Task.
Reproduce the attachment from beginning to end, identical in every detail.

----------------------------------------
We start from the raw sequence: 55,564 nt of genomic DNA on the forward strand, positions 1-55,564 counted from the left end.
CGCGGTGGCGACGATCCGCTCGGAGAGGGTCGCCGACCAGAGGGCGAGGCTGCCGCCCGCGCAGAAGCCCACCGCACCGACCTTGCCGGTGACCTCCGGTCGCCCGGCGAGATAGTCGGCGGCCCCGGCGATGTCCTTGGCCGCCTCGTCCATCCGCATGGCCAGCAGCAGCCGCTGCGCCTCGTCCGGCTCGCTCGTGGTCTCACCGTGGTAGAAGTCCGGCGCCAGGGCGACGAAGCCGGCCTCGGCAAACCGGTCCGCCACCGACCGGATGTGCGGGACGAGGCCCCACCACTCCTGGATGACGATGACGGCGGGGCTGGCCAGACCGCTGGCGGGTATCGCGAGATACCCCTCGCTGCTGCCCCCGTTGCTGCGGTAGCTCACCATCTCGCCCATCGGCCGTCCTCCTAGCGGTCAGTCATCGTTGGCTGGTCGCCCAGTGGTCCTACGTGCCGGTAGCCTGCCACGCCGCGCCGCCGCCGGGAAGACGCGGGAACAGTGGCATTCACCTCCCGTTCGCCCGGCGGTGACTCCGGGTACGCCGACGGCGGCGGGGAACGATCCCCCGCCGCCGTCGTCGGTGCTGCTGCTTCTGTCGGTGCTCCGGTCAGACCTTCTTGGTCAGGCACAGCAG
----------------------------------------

We start from the raw sequence: 55,564 nt of genomic DNA on the forward strand, positions 1-55,564 counted from the left end.
CGCGGTGGCGACGATCCGCTCGGAGAGGGTCGCCGACCAGAGGGCGAGGCTGCCGCCCGCGCAGAAGCCCACCGCACCGACCTTGCCGGTGACCTCCGGTCGCCCGGCGAGATAGTCGGCGGCCCCGGCGATGTCCTTGGCCGCCTCGTCCATCCGCATGGCCAGCAGCAGCCGCTGCGCCTCGTCCGGCTCGCTCGTGGTCTCACCGTGGTAGAAGTCCGGCGCCAGGGCGACGAAGCCGGCCTCGGCAAACCGGTCCGCCACCGACCGGATGTGCGGGACGAGGCCCCACCACTCCTGGATGACGATGACGGCGGGGCTGGCCAGACCGCTGGCGGGTATCGCGAGATACCCCTCGCTGCTGCCCCCGTTGCTGCGGTAGCTCACCATCTCGCCCATCGGCCGTCCTCCTAGCGGTCAGTCATCGTTGGCTGGTCGCCCAGTGGTCCTACGTGCCGGTAGCCTGCCACGCCGCGCCGCCGCCGGGAAGACGCGGGAACAGTGGCATTCACCTCCCGTTCGCCCGGCGGTGACTCCGGGTACGCCGACGGCGGCGGGGAACGATCCCCCGCCGCCGTCGTCGGTGCTGCTGCTTCTGTCGGTGCTCCGGTCAGACCTTCTTGGTCAGGCACAGCAG